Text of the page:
What is Cervical Disc Arthroplasty (CDA)?

Cervical Disc Arthroplasty (CDA) is a relatively new procedure that is used to treat Disc Associated Wobbler's Syndrome (DAWS).  It was developed by Dr. Filippo Adamo ECVN, the inventor of the artificial disc implant that we use in the procedure (The Adamo Spinal Disc).  Dr. Adamo created the technique based on disc replacement surgeries that are done in people because of the tendency for DAWS patients to develop a 'domino lesion' of DAWS in the adjacent discs shortly after surgical correction of the first lesion.

 This is a picture of the instrument table and set-up before placing the disc implant in a patient.

This is a picture of the instrument table and set-up before placing the disc implant in a patient.

The disc implant serves two purposes in treating DAWS.  First, it distracts the intervertebral space to relieve the compression on the spinal cord.  This is similar to the stated goal-of-therapy of several of the older procedures as well.  But where the CDA procedure differs, is in it's ability to maintain movement and range-of-motion at the surgical site.  By maintaining the dynamic nature of the intervertebral disc space, the CDA technique seeks to minimize the effects on the adjacent discs and prevent the dreaded 'domino lesion'.

 We can place more than one disc implant in a patient when indicated.

We can place more than one disc implant in a patient when indicated.

The Adamo Spinal Disc is currently in it's 5th iteration.  The current design uses state-of-the-art manufacturing techniques and materials to improve the device and the surgical outcome for our patients.  

 

 This is the complete Adamo Spinal Disc implant.  The white material on the back of the implants promotes bony fusion between the vertebrae and the implant.

This is the complete Adamo Spinal Disc implant.  The white material on the back of the implants promotes bony fusion between the vertebrae and the implant.

First, the device is made of surgical grade titanium.  This lightweight and durable metal is also MRI safe.  Which means that we can safely repeat MRI studies of the patients if needed after the surgery.  In fact, repeat MRI studies are part of our post-operative evaluation for this procedure.  Because the technique is so new and cutting edge,  LOVN performs these post-operative MRI studies for these patients at no cost in exchange for using their outcomes and data for future studies and scientific papers.  That's how much we believe in this procedure!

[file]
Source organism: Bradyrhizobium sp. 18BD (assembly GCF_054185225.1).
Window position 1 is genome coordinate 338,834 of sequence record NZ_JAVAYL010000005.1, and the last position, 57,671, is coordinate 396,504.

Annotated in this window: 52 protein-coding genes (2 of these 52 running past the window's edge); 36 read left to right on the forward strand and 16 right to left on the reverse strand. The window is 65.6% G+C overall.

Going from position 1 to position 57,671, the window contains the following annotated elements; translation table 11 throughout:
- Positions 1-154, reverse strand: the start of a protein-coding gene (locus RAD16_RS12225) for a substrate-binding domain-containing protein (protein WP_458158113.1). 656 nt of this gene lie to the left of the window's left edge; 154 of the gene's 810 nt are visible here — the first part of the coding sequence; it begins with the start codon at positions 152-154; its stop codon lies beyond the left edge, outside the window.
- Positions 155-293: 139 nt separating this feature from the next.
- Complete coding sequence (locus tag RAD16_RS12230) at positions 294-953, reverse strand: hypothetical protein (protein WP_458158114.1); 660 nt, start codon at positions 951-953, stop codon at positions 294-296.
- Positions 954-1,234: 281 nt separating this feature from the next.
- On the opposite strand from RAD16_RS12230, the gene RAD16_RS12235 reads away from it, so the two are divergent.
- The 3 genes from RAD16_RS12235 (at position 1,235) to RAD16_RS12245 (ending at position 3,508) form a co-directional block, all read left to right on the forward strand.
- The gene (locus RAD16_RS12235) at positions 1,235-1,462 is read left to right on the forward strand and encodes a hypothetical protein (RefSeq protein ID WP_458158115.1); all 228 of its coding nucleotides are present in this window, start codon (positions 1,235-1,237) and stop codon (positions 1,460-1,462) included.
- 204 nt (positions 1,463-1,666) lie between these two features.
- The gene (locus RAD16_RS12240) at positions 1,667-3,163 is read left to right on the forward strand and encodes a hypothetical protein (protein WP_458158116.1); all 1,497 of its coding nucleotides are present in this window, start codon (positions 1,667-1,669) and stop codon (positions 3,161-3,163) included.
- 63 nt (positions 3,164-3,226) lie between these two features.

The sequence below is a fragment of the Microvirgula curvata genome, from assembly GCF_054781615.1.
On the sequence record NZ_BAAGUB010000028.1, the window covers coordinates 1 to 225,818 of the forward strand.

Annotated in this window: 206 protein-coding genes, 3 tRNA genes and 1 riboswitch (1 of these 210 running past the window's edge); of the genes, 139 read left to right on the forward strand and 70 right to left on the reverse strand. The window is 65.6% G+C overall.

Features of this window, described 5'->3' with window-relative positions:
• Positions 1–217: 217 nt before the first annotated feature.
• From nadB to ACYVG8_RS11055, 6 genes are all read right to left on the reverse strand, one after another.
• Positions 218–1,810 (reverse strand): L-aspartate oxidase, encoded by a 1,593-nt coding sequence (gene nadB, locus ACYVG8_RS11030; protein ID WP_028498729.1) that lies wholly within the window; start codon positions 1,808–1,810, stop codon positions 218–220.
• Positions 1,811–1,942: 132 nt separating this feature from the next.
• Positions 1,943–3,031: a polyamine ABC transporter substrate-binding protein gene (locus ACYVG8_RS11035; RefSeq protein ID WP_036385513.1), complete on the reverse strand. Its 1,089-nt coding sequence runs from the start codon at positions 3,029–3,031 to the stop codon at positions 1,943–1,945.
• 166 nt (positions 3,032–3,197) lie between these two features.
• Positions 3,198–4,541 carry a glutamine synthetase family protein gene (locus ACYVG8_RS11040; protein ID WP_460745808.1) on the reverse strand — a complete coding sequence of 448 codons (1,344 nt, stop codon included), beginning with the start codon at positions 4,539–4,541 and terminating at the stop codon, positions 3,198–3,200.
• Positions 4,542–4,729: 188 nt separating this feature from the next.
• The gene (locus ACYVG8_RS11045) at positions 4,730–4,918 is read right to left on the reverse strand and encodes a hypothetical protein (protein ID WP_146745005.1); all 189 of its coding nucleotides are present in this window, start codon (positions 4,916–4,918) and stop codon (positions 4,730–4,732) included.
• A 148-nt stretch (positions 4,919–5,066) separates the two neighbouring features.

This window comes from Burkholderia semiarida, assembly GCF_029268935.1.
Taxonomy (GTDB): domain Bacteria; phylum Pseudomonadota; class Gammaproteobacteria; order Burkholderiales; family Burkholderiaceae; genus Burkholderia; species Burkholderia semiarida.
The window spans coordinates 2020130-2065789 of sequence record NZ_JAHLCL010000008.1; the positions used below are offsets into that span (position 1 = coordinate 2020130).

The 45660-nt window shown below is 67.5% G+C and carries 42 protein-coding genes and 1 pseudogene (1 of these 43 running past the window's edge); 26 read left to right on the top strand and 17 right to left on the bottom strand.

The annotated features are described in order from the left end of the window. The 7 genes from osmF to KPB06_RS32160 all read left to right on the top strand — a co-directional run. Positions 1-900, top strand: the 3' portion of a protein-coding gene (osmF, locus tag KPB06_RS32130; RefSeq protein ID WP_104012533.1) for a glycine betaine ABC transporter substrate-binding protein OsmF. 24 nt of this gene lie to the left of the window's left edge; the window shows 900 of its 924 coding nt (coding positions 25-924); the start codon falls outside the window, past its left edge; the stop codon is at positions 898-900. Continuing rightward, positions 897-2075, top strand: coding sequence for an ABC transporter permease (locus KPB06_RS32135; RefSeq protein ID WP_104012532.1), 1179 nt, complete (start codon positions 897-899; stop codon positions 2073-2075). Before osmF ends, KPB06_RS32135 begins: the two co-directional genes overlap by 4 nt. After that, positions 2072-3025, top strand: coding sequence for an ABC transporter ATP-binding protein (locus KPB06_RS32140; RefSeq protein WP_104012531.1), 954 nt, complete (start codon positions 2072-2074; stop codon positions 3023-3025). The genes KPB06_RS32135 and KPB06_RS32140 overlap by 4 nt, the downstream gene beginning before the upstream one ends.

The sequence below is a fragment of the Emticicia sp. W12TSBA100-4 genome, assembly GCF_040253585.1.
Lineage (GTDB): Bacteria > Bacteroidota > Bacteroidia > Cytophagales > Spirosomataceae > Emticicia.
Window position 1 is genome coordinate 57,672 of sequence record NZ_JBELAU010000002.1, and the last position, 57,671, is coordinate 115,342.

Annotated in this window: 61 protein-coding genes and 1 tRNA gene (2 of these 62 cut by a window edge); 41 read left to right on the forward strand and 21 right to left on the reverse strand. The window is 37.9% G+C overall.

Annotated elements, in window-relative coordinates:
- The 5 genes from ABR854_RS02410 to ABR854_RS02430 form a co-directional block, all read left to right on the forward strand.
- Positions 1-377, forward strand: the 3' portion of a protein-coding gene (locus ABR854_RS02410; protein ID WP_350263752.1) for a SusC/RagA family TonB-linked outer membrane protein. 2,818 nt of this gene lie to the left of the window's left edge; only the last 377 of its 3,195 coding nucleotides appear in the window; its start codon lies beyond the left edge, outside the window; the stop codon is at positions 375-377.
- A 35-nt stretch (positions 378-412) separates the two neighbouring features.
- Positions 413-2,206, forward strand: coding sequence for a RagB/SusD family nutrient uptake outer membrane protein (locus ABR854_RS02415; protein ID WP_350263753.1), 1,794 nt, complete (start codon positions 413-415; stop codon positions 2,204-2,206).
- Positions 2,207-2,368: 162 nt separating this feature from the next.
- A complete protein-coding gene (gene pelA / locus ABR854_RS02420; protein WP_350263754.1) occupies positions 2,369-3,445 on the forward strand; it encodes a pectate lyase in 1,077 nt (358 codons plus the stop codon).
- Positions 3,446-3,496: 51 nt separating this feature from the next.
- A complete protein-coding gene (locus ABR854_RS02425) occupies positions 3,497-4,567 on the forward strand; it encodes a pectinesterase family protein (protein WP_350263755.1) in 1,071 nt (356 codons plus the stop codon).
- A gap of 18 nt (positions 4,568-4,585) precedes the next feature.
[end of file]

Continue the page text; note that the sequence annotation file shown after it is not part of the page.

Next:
Second, the device uses a small thermoplastic articular surface to maintain the movement at the site.  It works just like a 'ball and socket' to allow the two parts of the implant to move relative to one another.  If the contact surfaces were made of metal, small microparticles would be produced from the friction and could lead to worsened inflammation or other problems.

 Here you can see the two parts of the Adamo Spinal Disc and the 'ball and socket' articulation between the two.  You can also see the screw threads that allow us to remove the positioning pins once the implant is in place.

Here you can see the two parts of the Adamo Spinal Disc and the 'ball and socket' articulation between the two.  You can also see the screw threads that allow us to remove the positioning pins once the implant is in place.

Finally, the surface where the implant contacts the end plate bone of the vertebrae is specially treated in two ways to help in the healing process.  First, the surface is treated in a very special way to create titanium 'pores' or tunnels that encourage bone growth into the implant.  Once the bone grows into these 'tunnels' the interface between the bone and the implant becomes incredibly strong and durable.  Secondly, the titanium porosities are coated with hydroxyapatite crystals.  This is the same material that your body produces to create bone.  It serves as a substrate to speed up the bone growth into the pores and the ultimate incorporation into the vertebrae.